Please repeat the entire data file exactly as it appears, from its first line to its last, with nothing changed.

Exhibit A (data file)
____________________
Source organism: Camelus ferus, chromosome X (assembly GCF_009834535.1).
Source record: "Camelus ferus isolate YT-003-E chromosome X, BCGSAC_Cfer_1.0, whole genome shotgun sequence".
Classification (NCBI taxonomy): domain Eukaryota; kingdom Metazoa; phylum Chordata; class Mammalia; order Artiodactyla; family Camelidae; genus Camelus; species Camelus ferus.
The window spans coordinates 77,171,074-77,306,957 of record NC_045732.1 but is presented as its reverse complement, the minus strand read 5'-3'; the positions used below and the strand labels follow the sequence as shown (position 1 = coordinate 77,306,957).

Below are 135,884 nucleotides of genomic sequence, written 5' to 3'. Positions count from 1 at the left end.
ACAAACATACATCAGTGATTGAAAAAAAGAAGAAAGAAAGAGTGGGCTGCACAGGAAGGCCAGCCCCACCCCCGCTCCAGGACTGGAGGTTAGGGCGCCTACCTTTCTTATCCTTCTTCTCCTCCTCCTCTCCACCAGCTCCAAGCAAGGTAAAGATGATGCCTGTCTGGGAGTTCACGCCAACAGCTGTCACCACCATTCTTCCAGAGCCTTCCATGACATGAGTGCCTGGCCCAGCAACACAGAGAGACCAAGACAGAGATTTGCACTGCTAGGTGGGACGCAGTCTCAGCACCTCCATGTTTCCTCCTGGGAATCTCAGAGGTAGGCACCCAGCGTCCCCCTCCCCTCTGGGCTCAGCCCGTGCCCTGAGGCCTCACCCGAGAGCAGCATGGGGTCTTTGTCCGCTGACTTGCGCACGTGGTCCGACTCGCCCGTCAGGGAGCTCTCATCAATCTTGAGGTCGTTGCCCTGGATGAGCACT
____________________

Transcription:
Source organism: Camelus ferus, chromosome X (assembly GCF_009834535.1).
Source record: "Camelus ferus isolate YT-003-E chromosome X, BCGSAC_Cfer_1.0, whole genome shotgun sequence".
Classification (NCBI taxonomy): domain Eukaryota; kingdom Metazoa; phylum Chordata; class Mammalia; order Artiodactyla; family Camelidae; genus Camelus; species Camelus ferus.
The window spans coordinates 77,171,074-77,306,957 of record NC_045732.1 but is presented as its reverse complement, the minus strand read 5'-3'; the positions used below and the strand labels follow the sequence as shown (position 1 = coordinate 77,306,957).

Below are 135,884 nucleotides of genomic sequence, written 5' to 3'. Positions count from 1 at the left end.
ACAAACATACATCAGTGATTGAAAAAAAGAAGAAAGAAAGAGTGGGCTGCACAGGAAGGCCAGCCCCACCCCCGCTCCAGGACTGGAGGTTAGGGCGCCTACCTTTCTTATCCTTCTTCTCCTCCTCCTCTCCACCAGCTCCAAGCAAGGTAAAGATGATGCCTGTCTGGGAGTTCACGCCAACAGCTGTCACCACCATTCTTCCAGAGCCTTCCATGACATGAGTGCCTGGCCCAGCAACACAGAGAGACCAAGACAGAGATTTGCACTGCTAGGTGGGACGCAGTCTCAGCACCTCCATGTTTCCTCCTGGGAATCTCAGAGGTAGGCACCCAGCGTCCCCCTCCCCTCTGGGCTCAGCCCGTGCCCTGAGGCCTCACCCGAGAGCAGCATGGGGTCTTTGTCCGCTGACTTGCGCACGTGGTCCGACTCGCCCGTCAGGGAGCTCTCATCAATCTTGAGGTCGTTGCCCTGGATGAGCACT